I spent a few days in the South last week and as we drove from the airport to the hotel, I looked around and saw some kudzu and thought, Cool, kudzu. Then I saw more of it. And more. And there was a moment that I saw it creeping over the roof of a house and thought, Uh oh.
We introduced kudzu to the South in the 1930s to prevent erosion. Our intentions were good, but kudzu is an invasive species that does what weeds do best: grow, a lot. So it did and it overran the place. At some point, someone in the past must have been driving around as I was last week, watching the kudzu climb trees and swallow barns and had my very same thought: uh oh indeed.
We’re fortunate in Nebraska not to have a problem of such magnitude. Yet. We don’t have a kudzu, but what we do have is a group of herbicide resistant weeds (five of them) that should make us wonder. We need to have that uh oh moment before it’s too late.
These weeds are resistant not only to Roundup but are resistant to multiple modes of action. If left unchecked, they will lower the value of your cropland. And if allowed to establish themselves in your fields, the logistics of a rescue treatment are tricky and the costs high.
It’s an old-timey saying, but with such weeds, an ounce of prevention is better than a pound of cure.
And an old-timey saying is more than appropriate here because we need to do some old-timey thinking about this problem. Members of the 32/24 generation, listen up! Roundup isn’t the cure all it once seemed and tackling our weed issues before they enter kudzu proportions is going to require a little old school moxie.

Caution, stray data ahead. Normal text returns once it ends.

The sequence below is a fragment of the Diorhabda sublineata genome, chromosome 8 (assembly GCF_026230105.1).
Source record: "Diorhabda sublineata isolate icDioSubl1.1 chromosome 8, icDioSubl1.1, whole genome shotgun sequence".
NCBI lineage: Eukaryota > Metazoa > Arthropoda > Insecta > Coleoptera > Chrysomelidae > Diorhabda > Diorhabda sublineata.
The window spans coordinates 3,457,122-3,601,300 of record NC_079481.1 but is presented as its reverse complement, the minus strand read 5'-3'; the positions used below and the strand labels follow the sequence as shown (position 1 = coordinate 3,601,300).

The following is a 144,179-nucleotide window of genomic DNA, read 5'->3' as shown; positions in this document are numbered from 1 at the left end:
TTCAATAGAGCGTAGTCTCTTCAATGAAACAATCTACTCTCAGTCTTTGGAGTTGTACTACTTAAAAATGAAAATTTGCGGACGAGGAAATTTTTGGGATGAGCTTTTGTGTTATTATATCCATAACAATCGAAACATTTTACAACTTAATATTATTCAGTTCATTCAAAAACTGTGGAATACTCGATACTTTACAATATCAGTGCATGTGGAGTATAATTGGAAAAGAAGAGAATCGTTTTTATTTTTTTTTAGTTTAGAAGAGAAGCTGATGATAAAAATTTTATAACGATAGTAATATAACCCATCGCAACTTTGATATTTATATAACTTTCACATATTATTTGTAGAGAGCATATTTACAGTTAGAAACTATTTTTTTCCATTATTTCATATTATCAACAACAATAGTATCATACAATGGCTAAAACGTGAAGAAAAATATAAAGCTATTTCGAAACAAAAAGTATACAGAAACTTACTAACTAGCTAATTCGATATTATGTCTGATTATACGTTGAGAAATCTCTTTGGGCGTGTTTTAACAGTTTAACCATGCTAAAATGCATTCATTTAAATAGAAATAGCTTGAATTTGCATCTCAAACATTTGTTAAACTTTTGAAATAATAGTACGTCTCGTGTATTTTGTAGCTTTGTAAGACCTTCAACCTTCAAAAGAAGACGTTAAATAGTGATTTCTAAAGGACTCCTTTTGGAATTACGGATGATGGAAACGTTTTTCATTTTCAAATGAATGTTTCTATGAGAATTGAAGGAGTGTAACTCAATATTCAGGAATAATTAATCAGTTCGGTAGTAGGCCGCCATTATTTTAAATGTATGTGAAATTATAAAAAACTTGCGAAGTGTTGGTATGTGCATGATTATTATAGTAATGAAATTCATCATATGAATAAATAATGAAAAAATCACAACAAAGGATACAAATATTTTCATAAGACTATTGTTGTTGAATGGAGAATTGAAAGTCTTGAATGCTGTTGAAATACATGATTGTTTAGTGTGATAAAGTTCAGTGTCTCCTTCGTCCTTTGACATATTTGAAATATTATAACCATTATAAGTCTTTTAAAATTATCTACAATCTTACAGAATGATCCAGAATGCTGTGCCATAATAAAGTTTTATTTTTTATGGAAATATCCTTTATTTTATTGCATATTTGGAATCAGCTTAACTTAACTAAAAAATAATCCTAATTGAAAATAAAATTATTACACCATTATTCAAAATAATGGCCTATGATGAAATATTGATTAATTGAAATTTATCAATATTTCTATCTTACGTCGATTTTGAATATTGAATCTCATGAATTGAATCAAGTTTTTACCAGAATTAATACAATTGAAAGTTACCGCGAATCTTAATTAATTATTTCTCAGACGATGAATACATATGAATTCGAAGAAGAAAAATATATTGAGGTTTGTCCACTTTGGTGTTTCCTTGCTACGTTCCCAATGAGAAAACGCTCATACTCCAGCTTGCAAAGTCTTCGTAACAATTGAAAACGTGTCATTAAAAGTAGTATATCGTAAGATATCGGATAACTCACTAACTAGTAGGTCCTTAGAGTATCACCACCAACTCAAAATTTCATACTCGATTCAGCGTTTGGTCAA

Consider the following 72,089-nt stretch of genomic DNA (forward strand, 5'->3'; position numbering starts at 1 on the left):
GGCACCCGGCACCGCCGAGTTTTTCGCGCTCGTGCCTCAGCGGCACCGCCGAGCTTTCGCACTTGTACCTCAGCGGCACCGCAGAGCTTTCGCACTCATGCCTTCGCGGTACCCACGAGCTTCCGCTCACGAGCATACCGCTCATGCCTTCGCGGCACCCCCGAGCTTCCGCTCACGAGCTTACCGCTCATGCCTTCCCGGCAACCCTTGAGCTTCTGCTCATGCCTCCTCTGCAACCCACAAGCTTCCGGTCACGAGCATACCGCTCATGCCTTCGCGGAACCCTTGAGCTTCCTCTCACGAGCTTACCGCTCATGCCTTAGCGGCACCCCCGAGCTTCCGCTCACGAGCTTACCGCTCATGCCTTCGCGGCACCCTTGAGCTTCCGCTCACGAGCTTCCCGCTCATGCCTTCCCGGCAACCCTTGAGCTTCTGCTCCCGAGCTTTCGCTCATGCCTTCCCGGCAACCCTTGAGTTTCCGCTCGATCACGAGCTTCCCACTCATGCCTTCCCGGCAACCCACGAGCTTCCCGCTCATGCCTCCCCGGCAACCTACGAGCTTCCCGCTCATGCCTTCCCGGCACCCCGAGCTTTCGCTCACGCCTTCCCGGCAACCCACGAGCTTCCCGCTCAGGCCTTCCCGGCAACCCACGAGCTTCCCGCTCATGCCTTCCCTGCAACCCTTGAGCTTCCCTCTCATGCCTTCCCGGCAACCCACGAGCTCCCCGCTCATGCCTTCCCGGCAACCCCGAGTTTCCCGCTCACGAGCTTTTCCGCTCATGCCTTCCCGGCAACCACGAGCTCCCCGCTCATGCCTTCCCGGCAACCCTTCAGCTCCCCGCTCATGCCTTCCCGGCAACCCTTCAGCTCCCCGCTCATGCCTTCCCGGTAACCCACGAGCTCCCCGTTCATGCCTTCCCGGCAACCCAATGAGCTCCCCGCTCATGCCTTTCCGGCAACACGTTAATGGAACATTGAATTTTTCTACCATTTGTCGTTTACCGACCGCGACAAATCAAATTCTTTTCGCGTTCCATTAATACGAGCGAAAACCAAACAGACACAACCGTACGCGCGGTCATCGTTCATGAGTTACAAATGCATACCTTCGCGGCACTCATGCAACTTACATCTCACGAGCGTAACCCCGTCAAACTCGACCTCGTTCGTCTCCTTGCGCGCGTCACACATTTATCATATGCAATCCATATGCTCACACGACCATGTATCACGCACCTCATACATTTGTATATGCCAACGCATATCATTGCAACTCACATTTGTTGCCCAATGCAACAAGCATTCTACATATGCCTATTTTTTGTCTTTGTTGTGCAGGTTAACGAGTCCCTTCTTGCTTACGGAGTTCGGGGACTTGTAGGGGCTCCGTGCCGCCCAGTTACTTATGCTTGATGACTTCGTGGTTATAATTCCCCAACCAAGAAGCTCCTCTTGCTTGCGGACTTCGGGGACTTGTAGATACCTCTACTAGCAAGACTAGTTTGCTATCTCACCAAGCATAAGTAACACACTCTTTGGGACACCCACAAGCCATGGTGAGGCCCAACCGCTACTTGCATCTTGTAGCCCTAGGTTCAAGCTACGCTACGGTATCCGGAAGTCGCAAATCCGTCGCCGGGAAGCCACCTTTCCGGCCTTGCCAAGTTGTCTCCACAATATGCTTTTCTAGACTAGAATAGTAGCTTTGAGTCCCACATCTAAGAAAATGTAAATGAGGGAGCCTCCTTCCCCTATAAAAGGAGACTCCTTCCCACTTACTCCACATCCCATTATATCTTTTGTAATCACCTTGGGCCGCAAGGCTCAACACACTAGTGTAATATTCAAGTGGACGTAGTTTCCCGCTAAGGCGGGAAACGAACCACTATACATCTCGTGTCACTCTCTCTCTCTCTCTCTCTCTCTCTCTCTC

The first step toward a solution is changing the way we think about weeds. We need to move toward adopting a zero tolerance policy on weeds. There is no good weed, not even an okay weed or a passable weed. Weeds need to be dead. I never want to see an economic threshold chart for weeds again. This is not about economics. This is about domination.
Secondly, we need to act. We need to correctly identify the species in our weed populations and select products with the right modes of action to address any resistance. This means tank mixing. Whatever concoction we end up with needs to be applied as early as possible—since small weeds are easier to kill than big ones—and we need to follow up our treatment with an after-actions report seven to ten days later to double check that nothing survived.
Finally, repeat after me: rotate, layer, overlap. This is our integrated plan for socking it to our weeds through the magic of chemistry. Rotate means that we will rotate herbicides with different modes and sites of action in order to interrupt the life cycle of a weed at any opportunity. Layer means that we will apply products with different modes and sites of action at the same time. Overlap means that we will use both contact and residual herbicides to extend our protection as long as possible.
If that leaves you thinking, Great, but what do I do again? then never fear. In just a few short weeks, every UFC location will post a handy chart to help you navigate the plan and best rotate modes and sites of action in your field.
For most weeds, it takes five years of control to eliminate the seed bank. It will take a tenacious drive on our parts to accomplish this, but we’re fighting the good fight, and we have the plan and the chemistry on our side. The days of drones zapping our weeds for us aren’t quite here yet, so we must take matters into our own hands. The next time you see a weed, show it no mercy, my friend. Even if it means bending down and yanking that sucker out of the ground.
For more Weed resistance facts visit: http://m.cornandsoybeandigest.com/crop-chemicals/weed-resistance-facts#slide-0-field_images-90011